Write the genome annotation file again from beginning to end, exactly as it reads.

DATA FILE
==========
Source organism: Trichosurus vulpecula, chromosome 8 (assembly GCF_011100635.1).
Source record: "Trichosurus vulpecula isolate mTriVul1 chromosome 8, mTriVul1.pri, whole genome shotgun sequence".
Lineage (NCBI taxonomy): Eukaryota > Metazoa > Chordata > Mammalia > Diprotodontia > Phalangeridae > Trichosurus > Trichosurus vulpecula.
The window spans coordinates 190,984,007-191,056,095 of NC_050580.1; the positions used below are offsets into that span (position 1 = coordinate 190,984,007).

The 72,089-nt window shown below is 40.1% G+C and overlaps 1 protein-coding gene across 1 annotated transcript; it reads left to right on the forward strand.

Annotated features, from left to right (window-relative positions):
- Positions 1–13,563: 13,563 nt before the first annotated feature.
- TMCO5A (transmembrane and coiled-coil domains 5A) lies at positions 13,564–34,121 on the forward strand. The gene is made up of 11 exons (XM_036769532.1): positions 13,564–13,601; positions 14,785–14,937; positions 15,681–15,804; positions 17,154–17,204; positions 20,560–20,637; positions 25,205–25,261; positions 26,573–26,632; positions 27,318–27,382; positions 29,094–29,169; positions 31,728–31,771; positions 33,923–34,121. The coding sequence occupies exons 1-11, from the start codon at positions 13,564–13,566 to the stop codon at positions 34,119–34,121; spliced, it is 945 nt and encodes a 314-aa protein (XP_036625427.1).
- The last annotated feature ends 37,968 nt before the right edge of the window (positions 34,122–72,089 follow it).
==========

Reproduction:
Source organism: Trichosurus vulpecula, chromosome 8 (assembly GCF_011100635.1).
Source record: "Trichosurus vulpecula isolate mTriVul1 chromosome 8, mTriVul1.pri, whole genome shotgun sequence".
Lineage (NCBI taxonomy): Eukaryota > Metazoa > Chordata > Mammalia > Diprotodontia > Phalangeridae > Trichosurus > Trichosurus vulpecula.
The window spans coordinates 190,984,007-191,056,095 of NC_050580.1; the positions used below are offsets into that span (position 1 = coordinate 190,984,007).

The 72,089-nt window shown below is 40.1% G+C and overlaps 1 protein-coding gene across 1 annotated transcript; it reads left to right on the forward strand.

Annotated features, from left to right (window-relative positions):
- Positions 1–13,563: 13,563 nt before the first annotated feature.
- TMCO5A (transmembrane and coiled-coil domains 5A) lies at positions 13,564–34,121 on the forward strand. The gene is made up of 11 exons (XM_036769532.1): positions 13,564–13,601; positions 14,785–14,937; positions 15,681–15,804; positions 17,154–17,204; positions 20,560–20,637; positions 25,205–25,261; positions 26,573–26,632; positions 27,318–27,382; positions 29,094–29,169; positions 31,728–31,771; positions 33,923–34,121. The coding sequence occupies exons 1-11, from the start codon at positions 13,564–13,566 to the stop codon at positions 34,119–34,121; spliced, it is 945 nt and encodes a 314-aa protein (XP_036625427.1).
- The last annotated feature ends 37,968 nt before the right edge of the window (positions 34,122–72,089 follow it).